Small businesses – especially minority-owned ones - can have a harder time supporting themselves financially. And that was seen even more clearly during the COVID pandemic - which had a disproportionate impact on minority-owned businesses.
And our Delaware Community Foundation intern Kayla Williams reports the recently formed Delaware Black Chamber of Commerce is offering a new way to help.
The Black Chamber of Commerce has signed up 265 members statewide since launching in September 2020.
It’s founder and CEO Ayanna Khan says she created it to help small minority-owned businesses overcome disadvantages that leave many struggling to thrive.
“There are some businesses that are basically stuck because there have been several systemic barriers in place that have not allowed them the opportunities to get to the next level in business.” said Khan.
The Black Chamber’s latest effort to assist these businesses is called Enrich Delaware. Khan says it's a national curriculum created by the nonprofit Interise.
“They work with several chambers of commerce throughout the country so we’re bringing it here to Delaware to help grow a small business.” said Khan.
The program has already been used in 85 other markets. Khan says this is a bit more focused than some of the other work the Chamber does, targeting 20 businesses for 7 months. Over the course of about 100 hours, they’ll spend time in classrooms learning and working with CEOs and mentoring groups to get tools they can use.
“The curriculum is awesome," said Khan. "We’re going to have three sessions on just business strategy assessment, setting state for growth. There's going to be 2 major CEOs mentoring groups, as well as live cases. There's going to be resources on getting what they need to grow. There's 3 sessions on that. The finance piece will be balancing cash flow and basically managing their bottomline, and on marketing and sales, how to build profitability in sales.”
The Black Chamber of Commerce hopes Enrich Delaware can build on work it’s already doing with minority-owned small businesses, such as Elite Feet in Middletown.
“We look at people's feet by using gait analysis. Looking at their arches, we measure people’s feet, both feet because all feet are not created equal. We basically choose the best shoes for the right you because all feet are not created equal, whether you're a walker, a runner, whether you're a nurse standing on your feet all day or a teacher,” said Elite Feet co-founder Jason Hunt.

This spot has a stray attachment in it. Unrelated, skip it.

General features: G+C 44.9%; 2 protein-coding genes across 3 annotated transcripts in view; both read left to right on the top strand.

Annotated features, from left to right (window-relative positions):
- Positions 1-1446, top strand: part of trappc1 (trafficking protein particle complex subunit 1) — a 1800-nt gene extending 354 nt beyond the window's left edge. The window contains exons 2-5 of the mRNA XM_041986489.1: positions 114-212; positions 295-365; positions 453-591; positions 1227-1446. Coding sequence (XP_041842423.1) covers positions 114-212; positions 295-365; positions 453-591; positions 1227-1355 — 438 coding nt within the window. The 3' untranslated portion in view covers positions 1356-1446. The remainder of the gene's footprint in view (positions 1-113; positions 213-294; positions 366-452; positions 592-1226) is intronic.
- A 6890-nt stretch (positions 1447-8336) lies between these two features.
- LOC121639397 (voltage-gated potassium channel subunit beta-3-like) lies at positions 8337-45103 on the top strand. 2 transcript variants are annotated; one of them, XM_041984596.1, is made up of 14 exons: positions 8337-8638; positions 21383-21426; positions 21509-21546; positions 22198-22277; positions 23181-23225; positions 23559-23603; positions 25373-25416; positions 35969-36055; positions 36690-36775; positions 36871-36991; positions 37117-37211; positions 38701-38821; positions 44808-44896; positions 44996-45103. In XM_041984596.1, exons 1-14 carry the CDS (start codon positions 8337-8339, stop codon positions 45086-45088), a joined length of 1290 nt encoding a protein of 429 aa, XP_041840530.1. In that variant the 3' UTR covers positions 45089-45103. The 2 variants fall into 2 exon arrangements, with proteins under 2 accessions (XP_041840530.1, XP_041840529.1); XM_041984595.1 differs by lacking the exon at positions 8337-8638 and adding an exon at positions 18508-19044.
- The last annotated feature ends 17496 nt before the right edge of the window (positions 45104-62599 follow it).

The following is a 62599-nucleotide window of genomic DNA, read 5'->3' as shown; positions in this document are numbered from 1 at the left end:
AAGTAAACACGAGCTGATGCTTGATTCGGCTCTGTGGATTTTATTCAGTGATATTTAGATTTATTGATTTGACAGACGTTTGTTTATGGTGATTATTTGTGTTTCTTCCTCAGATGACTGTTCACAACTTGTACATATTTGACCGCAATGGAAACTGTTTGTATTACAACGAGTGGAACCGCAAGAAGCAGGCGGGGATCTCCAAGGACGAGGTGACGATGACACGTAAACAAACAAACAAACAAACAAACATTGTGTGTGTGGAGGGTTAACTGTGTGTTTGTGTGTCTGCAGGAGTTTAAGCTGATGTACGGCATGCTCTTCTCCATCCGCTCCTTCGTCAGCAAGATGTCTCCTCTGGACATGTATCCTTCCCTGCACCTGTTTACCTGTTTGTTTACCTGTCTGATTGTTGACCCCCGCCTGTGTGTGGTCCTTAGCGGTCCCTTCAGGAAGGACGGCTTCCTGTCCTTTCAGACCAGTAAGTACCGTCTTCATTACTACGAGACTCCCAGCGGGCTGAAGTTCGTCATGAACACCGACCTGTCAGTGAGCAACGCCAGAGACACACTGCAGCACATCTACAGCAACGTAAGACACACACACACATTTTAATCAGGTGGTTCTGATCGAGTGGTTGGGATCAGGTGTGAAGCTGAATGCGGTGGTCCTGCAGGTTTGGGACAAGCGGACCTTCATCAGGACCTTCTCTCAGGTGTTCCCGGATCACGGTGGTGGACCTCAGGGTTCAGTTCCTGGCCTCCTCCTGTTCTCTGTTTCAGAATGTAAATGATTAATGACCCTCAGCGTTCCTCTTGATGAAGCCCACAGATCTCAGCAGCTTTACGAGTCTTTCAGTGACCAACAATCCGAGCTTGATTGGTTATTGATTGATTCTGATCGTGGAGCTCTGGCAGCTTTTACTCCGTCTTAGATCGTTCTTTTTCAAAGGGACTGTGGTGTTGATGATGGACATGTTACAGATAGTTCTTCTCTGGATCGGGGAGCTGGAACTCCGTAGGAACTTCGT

Hunt and his wife have been in business for about 7 years, and joined the Black Chamber of Commerce when it launched nearly 2 years ago. Hunt says joining the Black Chamber has already paid dividends for them during the pandemic.
“The chamber has been very instrumental to us because they were helping us get money through the PPP's, through loans and grants that were afforded by the state. We love the black chamber. Miss Khan is doing a great job, an outstanding job. She is such an advocate.” said Hunt.
The Delaware Black Chamber says its partnership with Smartbiz and Customers Bank allowed it to help 84 businesses receive $360,765 in federal Paycheck Protection Program loans. The chamber also helped 115 businesses secure $1,177,337 million in Delaware relief grants as of March 20th.
But Khan says that work, and her advocacy are not just about helping the businesses themselves. It's also about helping them build the communities they’re in.
“It's very important for small businesses and black businesses to give back to the community because in underserved communities. There's a lack of resources. There may be crime or health disparities," ” said Khan. "They say the black dollar doesn't circulate in our communities; it only circulates in our communities for a short period of time versus other communities. So, it's important that these businesses give back help the youth, mentor, provide resources, supplies - whatever is needed to boost their community. That will build generational wealth.
And Hunt agrees when businesses like his thrive, they can then do more to give back to their communities
“I do a thing called 'Cuts for Kids." Basically, we give out free bookbags and free haircuts and school supplies for kids in this area," said Hunt. "Obviously, people supported me and I'm able to do community events like that. We do a black history essay every year as well, and give out prizes. We're able to use the money that we get to do things that impact our community and hire people that look like us.”
The Delaware Black Chamber of Commerce is holding an open house July 19 for businesses interested in the Enrich Delaware program. Information on that is available at the chamber’s website. The deadline to apply for the program is August 22. It begins September 7.
This article was produced with support of a grant from the Delaware Community Foundation. For more information, visit delcf.org/journalism.